Canon PowerShot SX200 IS Review
Look and Feel
The PowerShot SX200 is a more "upscale" version of the SX100 and SX110 that came before it. It has a compact (by ultra zoom standards) body made almost entirely of metal, and it feels very solid. The only weak spot is the somewhat flimsy door over the battery/memory card compartment. The camera is easy to hold, with a nice spot for your right thumb, and easy access to the most commonly used controls. The SX200's flash pops up automatically when you turn the camera on (and stays there), but Canon thoughtfully left room for your fingers right behind it.
Image courtesy of Canon USA
The SX200 is available in three colors: blue, red, and good ol' black.
Now, here's how the PowerShot SX200 IS compares to other compact ultra zooms in terms of size and weight:
First things first: the SX200 is considerably smaller than its predecessor. In the group as a whole, the SX200 is right in the middle of the pack. The Fuji FinePix S1500 is the largest of the bunch, due to its more traditional SLR-style design.
Alright, enough numbers, let's start our tour of the PowerShot SX200 now!
The lens on the PowerShot SX200 is both wider and more powerful than the one on the SX110 that came before it. This F3.4-5.3, 12X zoom lens has a focal range of 5 - 60 mm, which is equivalent to 28 - 336 mm. The maximum aperture range is a bit slower than on the Panasonic Lumix DMC-ZS3, but not by too much. The SX200's lens is not threaded, so conversion lenses and filters are not supported.
Inside the lens is Canon's optical image stabilization system. Sensors inside the camera detect the tiny movements of your hands (known as "camera shake") that can blur your photos, especially in low light, or at the telephoto end of the lens. The camera shifts one of the lens elements to compensate for this movement, allowing for a higher likelihood of a sharp photo. Image stabilization can't freeze a moving subject, and it won't allow for multi-second handheld exposures (the laws of physics still apply), but it will give you sharp photos at shutter speeds that would be otherwise unusable. Want proof? Have a look at these:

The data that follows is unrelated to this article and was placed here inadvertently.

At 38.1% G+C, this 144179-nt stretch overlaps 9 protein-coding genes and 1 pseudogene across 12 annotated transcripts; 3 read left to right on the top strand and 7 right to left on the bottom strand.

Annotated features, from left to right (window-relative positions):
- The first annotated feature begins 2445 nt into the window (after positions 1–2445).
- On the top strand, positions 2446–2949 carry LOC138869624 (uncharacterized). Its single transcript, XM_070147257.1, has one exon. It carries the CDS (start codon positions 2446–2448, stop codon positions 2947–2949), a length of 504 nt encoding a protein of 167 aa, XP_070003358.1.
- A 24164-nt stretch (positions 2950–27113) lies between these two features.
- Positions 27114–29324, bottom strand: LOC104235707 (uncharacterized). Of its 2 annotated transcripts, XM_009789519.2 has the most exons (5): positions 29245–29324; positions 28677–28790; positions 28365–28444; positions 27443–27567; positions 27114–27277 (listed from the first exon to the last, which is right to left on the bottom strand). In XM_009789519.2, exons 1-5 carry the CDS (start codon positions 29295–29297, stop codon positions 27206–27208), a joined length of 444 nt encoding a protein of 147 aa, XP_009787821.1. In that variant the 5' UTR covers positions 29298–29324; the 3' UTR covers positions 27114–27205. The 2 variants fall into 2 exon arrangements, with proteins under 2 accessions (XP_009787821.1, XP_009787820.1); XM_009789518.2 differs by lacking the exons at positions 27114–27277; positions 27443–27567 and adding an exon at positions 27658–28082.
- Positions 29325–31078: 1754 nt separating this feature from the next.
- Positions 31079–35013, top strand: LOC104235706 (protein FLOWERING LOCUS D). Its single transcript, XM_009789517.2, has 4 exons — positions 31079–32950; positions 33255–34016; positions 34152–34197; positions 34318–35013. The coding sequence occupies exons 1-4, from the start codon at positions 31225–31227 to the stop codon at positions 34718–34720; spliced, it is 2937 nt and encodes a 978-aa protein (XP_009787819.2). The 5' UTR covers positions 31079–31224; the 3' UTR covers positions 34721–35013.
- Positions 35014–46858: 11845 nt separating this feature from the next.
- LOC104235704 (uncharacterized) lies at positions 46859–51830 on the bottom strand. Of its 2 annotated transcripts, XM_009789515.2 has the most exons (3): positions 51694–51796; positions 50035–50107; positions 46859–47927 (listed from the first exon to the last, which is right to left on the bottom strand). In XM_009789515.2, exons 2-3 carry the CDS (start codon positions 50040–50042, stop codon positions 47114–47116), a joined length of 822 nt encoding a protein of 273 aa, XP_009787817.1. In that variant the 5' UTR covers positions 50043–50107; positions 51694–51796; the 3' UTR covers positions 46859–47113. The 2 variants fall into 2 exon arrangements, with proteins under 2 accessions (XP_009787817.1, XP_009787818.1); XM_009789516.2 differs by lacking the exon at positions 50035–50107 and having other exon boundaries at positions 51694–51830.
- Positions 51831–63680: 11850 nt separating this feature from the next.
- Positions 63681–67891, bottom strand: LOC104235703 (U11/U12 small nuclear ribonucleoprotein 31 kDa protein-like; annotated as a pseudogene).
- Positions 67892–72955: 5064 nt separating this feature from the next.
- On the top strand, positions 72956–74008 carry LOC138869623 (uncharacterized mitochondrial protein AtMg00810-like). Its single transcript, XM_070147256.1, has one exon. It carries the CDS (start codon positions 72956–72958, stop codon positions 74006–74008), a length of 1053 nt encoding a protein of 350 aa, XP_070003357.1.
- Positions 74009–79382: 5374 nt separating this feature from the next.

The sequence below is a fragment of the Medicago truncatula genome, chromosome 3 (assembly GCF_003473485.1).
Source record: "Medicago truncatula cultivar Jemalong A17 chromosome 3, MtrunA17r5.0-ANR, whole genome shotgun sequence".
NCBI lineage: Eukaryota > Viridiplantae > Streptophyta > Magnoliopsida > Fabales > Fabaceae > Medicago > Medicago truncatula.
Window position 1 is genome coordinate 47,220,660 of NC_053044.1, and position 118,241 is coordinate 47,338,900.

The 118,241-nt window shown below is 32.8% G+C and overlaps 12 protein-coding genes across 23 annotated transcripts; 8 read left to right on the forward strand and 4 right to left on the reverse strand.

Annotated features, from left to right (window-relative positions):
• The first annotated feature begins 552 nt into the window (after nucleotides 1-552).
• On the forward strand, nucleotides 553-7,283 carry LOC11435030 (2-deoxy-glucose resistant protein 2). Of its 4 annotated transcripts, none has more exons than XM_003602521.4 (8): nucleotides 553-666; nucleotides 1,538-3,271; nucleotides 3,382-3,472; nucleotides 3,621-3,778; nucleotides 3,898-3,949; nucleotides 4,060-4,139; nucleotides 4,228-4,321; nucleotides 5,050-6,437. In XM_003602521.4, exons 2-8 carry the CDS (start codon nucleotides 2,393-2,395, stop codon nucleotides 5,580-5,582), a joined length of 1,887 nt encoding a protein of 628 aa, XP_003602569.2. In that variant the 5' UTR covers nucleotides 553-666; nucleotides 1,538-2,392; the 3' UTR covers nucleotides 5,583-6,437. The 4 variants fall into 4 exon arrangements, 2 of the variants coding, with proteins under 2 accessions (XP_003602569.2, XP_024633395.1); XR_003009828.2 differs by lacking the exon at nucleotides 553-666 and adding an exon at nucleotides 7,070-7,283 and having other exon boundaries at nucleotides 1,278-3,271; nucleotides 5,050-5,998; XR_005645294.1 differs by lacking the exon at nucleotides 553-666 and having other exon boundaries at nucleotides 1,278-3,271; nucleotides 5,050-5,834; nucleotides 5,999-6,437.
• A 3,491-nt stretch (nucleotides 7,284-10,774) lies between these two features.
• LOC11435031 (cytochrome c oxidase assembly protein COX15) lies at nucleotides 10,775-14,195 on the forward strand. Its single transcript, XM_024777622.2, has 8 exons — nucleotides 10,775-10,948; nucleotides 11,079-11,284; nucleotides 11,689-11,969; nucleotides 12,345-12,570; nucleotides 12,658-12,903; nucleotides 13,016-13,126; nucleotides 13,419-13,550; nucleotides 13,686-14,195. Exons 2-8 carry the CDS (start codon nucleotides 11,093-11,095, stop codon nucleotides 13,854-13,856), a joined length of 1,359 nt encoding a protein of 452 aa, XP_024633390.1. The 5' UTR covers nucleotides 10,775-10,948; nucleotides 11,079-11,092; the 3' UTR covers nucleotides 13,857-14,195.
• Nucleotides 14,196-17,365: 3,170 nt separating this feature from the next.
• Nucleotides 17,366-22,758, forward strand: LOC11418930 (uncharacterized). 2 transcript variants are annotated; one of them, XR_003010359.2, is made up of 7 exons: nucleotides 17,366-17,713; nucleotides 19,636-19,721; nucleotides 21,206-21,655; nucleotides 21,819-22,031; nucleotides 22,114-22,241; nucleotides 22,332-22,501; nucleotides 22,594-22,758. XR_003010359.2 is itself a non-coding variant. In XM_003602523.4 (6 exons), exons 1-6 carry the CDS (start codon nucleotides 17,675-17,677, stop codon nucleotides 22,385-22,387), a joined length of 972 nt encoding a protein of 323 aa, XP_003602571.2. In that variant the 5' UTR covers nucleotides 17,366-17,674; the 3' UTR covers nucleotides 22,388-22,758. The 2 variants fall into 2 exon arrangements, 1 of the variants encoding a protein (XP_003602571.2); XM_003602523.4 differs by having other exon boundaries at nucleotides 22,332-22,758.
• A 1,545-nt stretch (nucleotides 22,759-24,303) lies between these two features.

Image stabilization off
Image stabilization on
I took both of the photos you see above at a shutter speed of 1/8th of a second, from about two feet away. As you can see, the image stabilization system did its job! You can also use image stabilization in movie mode, as you can see in this brief video clip.
To the upper-right of the lens is the PowerShot SX200's flash, which pops up when the camera is turned on, and retracts when it's turned off. While I'd prefer to pop it up manually, at least the flash stays out of the way of your fingers. You can tell that the flash isn't going to be very powerful just be looking at it, and sure enough, the numbers back up that assumption. The working range of the flash is 0.5 - 3.0 m at wide-angle and 1.0 - 2.0 m at telephoto (both at Auto ISO). Should you require more flash power, you can pick up the external slave flash that I mentioned back in the accessory section of the review.
To the upper-left of the lens is the AF-assist lamp, which the camera uses as a focusing aid in low light situations. This same lamp is also used for redeye reduction, and it blinks as the self-timer counts down, as well.
Just below the AF-assist lamp is a pinhole-sized speaker -- no stereo sound recording here!
The main event on the back of the SX200 is its 3-inch LCD display. Unlike on the Panasonic TZ5 and ZS3 -- which have 460,000 pixel LCDs -- the screen on the SX200 has a "standard" resolution of 230,000 pixels. Even so, I didn't find sharpness to be an issue, at all. The screen has very good outdoor visibility, and in low light, the screen brightens automatically, so you can still see what you're trying to take a picture of.
As you can probably tell, there's no optical or electronic viewfinder on the PowerShot SX200. Most people these days don't seem to miss having a viewfinder, but if you require one, you'll have to buy a larger ultra zoom camera.
Now let's move onto the controls located to the right of the LCD. Thankfully, there aren't too many.
The top-most buttons are the customizable Direct Print and playback mode buttons. In record mode, you can customize the function of the Direct Print button (I'll list the options later in the review) -- by default, it does nothing. If you're connected to a photo printer, you can press the button to print the photo that's displayed on the LCD.
Below those buttons is the camera's combination four-way controller and scroll wheel. The wheel portion can be used for menu navigation, adjusting manual settings, and quickly moving through photos in playback mode. The four-way controller can do many of the same things, and it also lets you adjust the following:
- Up - Exposure compensation (-2EV to +2EV, in 1/3EV increments)
- Down - Self-timer (Off, 2 or 10 sec, face timer, custom timer) + Delete photo
- Left - Focus (Auto, macro, super macro, manual)
- Right - Flash (Auto, flash on, slow synchro, flash off)
- Center - Function menu + Set
There's much to talk about before we can continue the tour. First up are those two unique self-timer options. The face self-timer option lets you be included in a photo, without having to run while the self-timer counts down. The camera will simply wait until another face is detected, and it will take a series of three photos two seconds later. The custom self-timer option lets you select both the delay and the number of photos taken -- a very uncommon feature.